Tag Archives: Post-Bureaucratic Age

Government transformation: not very interesting but transformational

Last Friday in the pub, I opened my bus checker app to see when the next few buses would arrive. Picking a bus that would arrive in fifteen minutes I said my farewells, finished my pint and arrived at the … Continue reading

Posted in Public Services | Tagged , , , , | 4 Comments

Complicated theories that make things simpler

In Opposition, both David Cameron and Ed Miliband set up policy review groups as an effective way to mark a break with what went before and to engage NGOs and experts into their big tent to generate new ideas. But because these … Continue reading

Posted in Party Politics | Tagged , , , , , , | 3 Comments

Douglas Carswell: Maths + technology = the inevitable rise of a consumer activist democracy

Douglas Carswell is an optimist. In fact, the more pessimistic the the world seems the more optimistic he becomes. This is not because Carswell celebrates the busted state of western living; instead he believes the quicker the status quo cracks … Continue reading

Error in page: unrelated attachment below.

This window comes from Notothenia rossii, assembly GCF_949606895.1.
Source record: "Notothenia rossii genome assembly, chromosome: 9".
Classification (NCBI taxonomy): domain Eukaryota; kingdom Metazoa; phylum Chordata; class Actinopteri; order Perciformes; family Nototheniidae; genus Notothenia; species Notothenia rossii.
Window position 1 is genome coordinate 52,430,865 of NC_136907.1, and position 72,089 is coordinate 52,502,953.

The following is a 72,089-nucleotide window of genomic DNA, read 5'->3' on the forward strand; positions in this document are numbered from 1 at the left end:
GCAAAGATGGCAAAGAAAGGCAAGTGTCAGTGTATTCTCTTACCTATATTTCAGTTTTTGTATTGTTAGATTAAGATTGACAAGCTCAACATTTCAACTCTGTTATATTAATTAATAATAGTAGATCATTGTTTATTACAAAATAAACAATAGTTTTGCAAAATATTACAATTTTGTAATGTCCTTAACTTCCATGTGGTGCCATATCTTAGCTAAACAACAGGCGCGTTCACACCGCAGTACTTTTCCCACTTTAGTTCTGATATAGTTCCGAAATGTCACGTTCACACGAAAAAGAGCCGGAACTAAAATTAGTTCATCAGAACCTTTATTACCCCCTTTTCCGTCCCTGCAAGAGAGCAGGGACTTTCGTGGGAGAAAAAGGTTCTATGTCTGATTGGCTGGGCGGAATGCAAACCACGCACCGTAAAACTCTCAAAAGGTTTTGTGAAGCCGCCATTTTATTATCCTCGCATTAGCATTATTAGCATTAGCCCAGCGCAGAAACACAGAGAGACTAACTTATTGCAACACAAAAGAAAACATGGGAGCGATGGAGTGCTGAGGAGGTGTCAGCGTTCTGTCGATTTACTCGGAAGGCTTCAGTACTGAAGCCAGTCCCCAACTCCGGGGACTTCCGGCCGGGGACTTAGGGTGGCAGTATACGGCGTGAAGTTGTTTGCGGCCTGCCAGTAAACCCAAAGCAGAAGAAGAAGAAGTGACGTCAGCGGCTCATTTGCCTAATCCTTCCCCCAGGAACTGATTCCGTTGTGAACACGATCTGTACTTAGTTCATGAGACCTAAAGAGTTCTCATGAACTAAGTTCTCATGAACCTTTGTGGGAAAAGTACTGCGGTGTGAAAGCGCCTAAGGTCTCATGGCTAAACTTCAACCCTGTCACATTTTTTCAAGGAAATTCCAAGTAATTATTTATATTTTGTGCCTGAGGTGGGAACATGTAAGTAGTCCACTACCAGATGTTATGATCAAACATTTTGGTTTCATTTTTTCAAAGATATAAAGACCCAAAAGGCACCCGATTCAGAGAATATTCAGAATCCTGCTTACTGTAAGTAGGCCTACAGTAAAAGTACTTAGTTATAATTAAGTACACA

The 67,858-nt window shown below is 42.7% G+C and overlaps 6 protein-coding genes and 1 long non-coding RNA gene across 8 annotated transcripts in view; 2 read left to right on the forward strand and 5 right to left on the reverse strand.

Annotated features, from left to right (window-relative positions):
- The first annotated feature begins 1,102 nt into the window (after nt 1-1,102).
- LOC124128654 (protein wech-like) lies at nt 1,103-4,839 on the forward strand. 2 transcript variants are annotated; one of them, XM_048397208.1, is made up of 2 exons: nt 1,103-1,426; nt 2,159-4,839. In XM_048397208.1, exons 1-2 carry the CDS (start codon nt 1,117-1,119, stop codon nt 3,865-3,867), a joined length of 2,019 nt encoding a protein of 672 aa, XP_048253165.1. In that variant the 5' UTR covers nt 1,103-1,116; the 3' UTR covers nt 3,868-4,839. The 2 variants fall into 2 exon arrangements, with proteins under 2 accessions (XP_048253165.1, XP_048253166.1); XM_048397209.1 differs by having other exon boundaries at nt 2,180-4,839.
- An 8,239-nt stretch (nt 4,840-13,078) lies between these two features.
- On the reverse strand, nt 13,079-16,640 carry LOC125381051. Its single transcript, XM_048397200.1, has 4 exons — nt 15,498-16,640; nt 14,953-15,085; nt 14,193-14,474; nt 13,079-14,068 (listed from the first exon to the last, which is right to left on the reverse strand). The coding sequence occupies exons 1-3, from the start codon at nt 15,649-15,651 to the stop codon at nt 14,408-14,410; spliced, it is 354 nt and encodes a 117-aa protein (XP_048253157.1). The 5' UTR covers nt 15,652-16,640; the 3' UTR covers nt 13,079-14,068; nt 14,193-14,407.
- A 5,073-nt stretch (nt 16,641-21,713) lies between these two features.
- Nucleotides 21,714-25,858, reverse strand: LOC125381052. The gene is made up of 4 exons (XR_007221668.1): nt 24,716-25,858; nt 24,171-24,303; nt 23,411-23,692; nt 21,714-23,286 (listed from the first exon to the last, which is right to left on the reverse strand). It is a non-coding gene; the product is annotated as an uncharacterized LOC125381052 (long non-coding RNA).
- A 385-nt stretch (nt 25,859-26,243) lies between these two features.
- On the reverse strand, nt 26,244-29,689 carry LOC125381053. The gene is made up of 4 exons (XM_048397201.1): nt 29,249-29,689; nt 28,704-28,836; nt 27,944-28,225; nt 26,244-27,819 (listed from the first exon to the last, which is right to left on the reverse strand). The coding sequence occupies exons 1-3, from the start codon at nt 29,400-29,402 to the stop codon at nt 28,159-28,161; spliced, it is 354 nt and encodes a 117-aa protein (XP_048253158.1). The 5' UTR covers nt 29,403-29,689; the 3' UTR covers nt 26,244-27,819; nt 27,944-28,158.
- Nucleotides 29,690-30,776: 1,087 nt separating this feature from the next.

Posted in Economics | Tagged , , , , , | 10 Comments

Welcome Jimmy Wales. Government is changing

Yesterday Rohan Silva announced  that Jimmy Wales – the founder of Wikipedia – will be advising Government on #CrowdGov. Or to quote a Whitehall spokesman: “He will advise Government on developing innovative new ways technology can be used to give … Continue reading

Posted in Public Services | Tagged , , | 4 Comments

How can the state simultaneously cut budgets, provide better services, and promote growth? “By adopting an Open Government mindset”.

All truth passes through three stages, said the philosopher Schopenhauer. First, it is ridiculed. Second, it is violently opposed. Third, it is accepted as being self-evident. Just over a week ago the Financial Times paraphrased the formula I have been … Continue reading

Posted in Public Services | Tagged , , , | 12 Comments